For example, sometimes I announce my projects on The Personal Excellence Blog, Twitter and Facebook, and my readers will ask me about them on an ongoing basis. It’s a great way to keep myself accountable to my plans.

    8. Seek out Someone Who Has Already Achieved the Outcome

    What is it you want to accomplish here, and who are the people who have accomplished this already? Go seek them out and connect with them. Seeing living proof that your goals are very well achievable if you take action is one of the best triggers for action.

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    9. Re-Clarify Your Goals

    If you have been procrastinating for an extended period of time, it might reflect a misalignment between what you want and what you are currently doing. Often times, we outgrow our goals as we discover more about ourselves, but we don’t change our goals to reflect that.

    Get away from your work (a short vacation will be good, else just a weekend break or staycation will do too) and take some time to regroup yourself. What exactly do you want to achieve? What should you do to get there? What are the steps to take? Does your current work align with that? If not, what can you do about it?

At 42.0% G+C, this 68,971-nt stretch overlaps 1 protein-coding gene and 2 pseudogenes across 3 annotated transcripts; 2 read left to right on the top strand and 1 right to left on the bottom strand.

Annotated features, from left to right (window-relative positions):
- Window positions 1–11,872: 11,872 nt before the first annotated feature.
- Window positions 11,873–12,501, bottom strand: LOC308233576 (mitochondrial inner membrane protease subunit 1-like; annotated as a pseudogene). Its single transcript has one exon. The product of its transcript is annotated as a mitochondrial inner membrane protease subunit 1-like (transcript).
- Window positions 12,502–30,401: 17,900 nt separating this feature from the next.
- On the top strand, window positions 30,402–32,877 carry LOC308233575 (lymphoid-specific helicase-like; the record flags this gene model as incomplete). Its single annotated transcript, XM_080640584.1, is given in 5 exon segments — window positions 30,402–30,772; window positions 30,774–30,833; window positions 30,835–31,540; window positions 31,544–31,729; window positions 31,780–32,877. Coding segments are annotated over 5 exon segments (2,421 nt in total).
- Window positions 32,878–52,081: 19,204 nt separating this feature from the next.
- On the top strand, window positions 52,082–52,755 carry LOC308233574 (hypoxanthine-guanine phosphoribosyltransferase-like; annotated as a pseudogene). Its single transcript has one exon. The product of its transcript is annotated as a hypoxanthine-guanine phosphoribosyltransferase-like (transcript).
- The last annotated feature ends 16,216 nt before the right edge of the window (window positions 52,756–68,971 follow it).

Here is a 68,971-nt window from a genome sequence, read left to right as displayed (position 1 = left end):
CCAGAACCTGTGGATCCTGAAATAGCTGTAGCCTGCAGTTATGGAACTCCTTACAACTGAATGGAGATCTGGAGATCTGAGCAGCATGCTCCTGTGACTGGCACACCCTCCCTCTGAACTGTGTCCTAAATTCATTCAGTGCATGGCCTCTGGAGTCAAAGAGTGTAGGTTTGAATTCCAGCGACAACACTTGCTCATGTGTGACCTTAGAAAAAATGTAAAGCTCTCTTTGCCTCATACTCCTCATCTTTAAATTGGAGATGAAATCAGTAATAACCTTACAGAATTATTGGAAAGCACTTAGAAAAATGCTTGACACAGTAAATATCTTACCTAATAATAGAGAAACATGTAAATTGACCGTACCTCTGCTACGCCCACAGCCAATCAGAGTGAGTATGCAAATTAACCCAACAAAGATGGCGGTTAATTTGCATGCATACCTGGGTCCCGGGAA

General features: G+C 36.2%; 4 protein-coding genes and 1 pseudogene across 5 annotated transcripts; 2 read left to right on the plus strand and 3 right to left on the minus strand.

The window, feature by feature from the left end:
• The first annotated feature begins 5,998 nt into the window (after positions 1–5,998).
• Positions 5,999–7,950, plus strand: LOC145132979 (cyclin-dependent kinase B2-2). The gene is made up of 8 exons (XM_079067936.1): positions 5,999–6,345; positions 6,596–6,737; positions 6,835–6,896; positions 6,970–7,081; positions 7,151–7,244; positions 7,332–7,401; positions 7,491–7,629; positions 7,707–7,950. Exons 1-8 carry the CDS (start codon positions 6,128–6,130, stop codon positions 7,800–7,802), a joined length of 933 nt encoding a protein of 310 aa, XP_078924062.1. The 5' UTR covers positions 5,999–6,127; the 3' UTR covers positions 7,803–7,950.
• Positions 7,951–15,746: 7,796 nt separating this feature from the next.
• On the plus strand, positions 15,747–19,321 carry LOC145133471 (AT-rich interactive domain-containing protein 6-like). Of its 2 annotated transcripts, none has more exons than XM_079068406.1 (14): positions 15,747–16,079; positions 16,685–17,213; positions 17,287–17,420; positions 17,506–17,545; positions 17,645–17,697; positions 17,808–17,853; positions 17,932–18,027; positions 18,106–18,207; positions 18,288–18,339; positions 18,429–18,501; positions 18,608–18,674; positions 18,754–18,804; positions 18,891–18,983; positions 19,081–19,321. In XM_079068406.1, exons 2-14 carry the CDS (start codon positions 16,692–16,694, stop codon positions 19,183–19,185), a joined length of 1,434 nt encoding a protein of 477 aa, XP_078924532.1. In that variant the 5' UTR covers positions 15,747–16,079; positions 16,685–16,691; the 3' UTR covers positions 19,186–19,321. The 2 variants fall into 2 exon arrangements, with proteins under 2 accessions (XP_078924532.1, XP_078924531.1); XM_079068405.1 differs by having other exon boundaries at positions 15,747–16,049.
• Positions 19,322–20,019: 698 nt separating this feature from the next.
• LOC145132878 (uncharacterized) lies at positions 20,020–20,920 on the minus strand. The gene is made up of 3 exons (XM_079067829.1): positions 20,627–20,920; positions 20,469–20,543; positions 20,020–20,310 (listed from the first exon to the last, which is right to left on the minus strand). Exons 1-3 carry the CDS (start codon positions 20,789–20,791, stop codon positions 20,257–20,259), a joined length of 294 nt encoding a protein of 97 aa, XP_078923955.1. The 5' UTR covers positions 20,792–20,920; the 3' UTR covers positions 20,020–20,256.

10. Stop Over-Complicating Things

    Are you waiting for a perfect time to do this? That maybe now is not the best time because of X, Y, Z reasons? Ditch that thought because there’s never a perfect time. If you keep waiting for one, you are never going to accomplish anything.

    Perfectionism is one of the biggest reasons for procrastination. Read more about why perfectionist tendencies can be a bane than a boon: Why Being A Perfectionist May Not Be So Perfect.

    11. Get a Grip and Just Do It

    At the end, it boils down to taking action. You can do all the strategizing, planning and hypothesizing, but if you don’t take action, nothing’s going to happen. Occasionally, I get readers and clients who keep complaining about their situations but they still refuse to take action at the end of the day.

    Reality check:

    I have never heard anyone procrastinate their way to success before and I doubt it’s going to change in the near future.  Whatever it is you are procrastinating on, if you want to get it done, you need to get a grip on yourself and do it.

    More About Procrastination

    Featured photo credit: Malvestida Magazine via unsplash.com